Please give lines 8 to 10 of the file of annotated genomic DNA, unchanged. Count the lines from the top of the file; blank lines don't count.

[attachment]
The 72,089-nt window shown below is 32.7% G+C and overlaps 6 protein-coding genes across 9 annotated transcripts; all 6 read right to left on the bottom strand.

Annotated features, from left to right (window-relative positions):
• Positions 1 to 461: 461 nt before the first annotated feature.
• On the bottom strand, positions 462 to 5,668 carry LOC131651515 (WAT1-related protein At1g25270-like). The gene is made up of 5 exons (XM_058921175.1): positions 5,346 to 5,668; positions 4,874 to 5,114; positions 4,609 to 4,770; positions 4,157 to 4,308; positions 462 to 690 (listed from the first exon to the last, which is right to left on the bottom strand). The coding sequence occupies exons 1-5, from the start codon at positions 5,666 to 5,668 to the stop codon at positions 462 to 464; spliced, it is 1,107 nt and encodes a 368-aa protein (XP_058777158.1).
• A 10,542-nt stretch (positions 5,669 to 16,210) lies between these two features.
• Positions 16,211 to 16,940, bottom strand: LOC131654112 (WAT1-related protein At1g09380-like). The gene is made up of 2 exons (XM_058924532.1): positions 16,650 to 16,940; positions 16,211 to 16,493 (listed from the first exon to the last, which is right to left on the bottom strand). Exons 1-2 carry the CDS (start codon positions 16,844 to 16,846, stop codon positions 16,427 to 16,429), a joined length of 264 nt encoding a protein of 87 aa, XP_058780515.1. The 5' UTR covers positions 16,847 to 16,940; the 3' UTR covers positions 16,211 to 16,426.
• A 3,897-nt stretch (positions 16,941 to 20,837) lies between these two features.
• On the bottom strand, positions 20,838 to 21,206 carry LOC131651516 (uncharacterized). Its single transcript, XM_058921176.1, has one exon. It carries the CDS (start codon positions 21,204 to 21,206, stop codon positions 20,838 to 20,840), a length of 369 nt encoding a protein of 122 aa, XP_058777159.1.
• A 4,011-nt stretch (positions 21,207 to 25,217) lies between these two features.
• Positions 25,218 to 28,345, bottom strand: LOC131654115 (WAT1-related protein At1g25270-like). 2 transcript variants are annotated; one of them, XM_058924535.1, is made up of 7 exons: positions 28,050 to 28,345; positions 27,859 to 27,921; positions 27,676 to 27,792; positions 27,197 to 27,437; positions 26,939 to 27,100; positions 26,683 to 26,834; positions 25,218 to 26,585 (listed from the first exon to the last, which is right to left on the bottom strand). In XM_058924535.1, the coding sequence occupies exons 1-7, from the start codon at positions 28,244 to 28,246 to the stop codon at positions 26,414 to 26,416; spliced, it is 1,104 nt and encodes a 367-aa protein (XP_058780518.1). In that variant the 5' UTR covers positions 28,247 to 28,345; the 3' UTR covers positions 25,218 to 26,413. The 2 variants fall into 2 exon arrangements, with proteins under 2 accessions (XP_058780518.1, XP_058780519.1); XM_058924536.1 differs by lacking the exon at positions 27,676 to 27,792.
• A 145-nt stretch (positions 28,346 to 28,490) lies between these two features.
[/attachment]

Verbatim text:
• On the bottom strand, positions 20,838 to 21,206 carry LOC131651516 (uncharacterized). Its single transcript, XM_058921176.1, has one exon. It carries the CDS (start codon positions 21,204 to 21,206, stop codon positions 20,838 to 20,840), a length of 369 nt encoding a protein of 122 aa, XP_058777159.1.
• A 4,011-nt stretch (positions 21,207 to 25,217) lies between these two features.
• Positions 25,218 to 28,345, bottom strand: LOC131654115 (WAT1-related protein At1g25270-like). 2 transcript variants are annotated; one of them, XM_058924535.1, is made up of 7 exons: positions 28,050 to 28,345; positions 27,859 to 27,921; positions 27,676 to 27,792; positions 27,197 to 27,437; positions 26,939 to 27,100; positions 26,683 to 26,834; positions 25,218 to 26,585 (listed from the first exon to the last, which is right to left on the bottom strand). In XM_058924535.1, the coding sequence occupies exons 1-7, from the start codon at positions 28,244 to 28,246 to the stop codon at positions 26,414 to 26,416; spliced, it is 1,104 nt and encodes a 367-aa protein (XP_058780518.1). In that variant the 5' UTR covers positions 28,247 to 28,345; the 3' UTR covers positions 25,218 to 26,413. The 2 variants fall into 2 exon arrangements, with proteins under 2 accessions (XP_058780518.1, XP_058780519.1); XM_058924536.1 differs by lacking the exon at positions 27,676 to 27,792.